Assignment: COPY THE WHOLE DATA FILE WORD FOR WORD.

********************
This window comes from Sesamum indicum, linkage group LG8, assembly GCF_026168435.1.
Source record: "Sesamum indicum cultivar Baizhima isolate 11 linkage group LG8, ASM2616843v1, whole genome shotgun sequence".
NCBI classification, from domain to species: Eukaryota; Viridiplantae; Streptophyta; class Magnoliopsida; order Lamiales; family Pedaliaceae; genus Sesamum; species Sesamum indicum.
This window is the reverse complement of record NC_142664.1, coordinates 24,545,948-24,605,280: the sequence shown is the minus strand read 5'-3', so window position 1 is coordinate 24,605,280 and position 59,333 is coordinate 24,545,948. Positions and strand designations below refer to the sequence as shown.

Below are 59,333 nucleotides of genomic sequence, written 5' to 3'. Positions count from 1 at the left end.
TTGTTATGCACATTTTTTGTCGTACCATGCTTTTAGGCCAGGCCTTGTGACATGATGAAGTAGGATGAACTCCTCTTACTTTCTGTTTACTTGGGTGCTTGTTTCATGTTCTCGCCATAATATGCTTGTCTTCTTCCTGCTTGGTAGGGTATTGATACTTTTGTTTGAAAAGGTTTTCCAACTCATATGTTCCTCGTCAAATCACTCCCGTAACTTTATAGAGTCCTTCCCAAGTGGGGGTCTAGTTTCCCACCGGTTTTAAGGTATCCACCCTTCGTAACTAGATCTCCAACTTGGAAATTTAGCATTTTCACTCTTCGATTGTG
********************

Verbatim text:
This window comes from Sesamum indicum, linkage group LG8, assembly GCF_026168435.1.
Source record: "Sesamum indicum cultivar Baizhima isolate 11 linkage group LG8, ASM2616843v1, whole genome shotgun sequence".
NCBI classification, from domain to species: Eukaryota; Viridiplantae; Streptophyta; class Magnoliopsida; order Lamiales; family Pedaliaceae; genus Sesamum; species Sesamum indicum.
This window is the reverse complement of record NC_142664.1, coordinates 24,545,948-24,605,280: the sequence shown is the minus strand read 5'-3', so window position 1 is coordinate 24,605,280 and position 59,333 is coordinate 24,545,948. Positions and strand designations below refer to the sequence as shown.

Below are 59,333 nucleotides of genomic sequence, written 5' to 3'. Positions count from 1 at the left end.
TTGTTATGCACATTTTTTGTCGTACCATGCTTTTAGGCCAGGCCTTGTGACATGATGAAGTAGGATGAACTCCTCTTACTTTCTGTTTACTTGGGTGCTTGTTTCATGTTCTCGCCATAATATGCTTGTCTTCTTCCTGCTTGGTAGGGTATTGATACTTTTGTTTGAAAAGGTTTTCCAACTCATATGTTCCTCGTCAAATCACTCCCGTAACTTTATAGAGTCCTTCCCAAGTGGGGGTCTAGTTTCCCACCGGTTTTAAGGTATCCACCCTTCGTAACTAGATCTCCAACTTGGAAATTTAGCATTTTCACTCTTCGATTGTG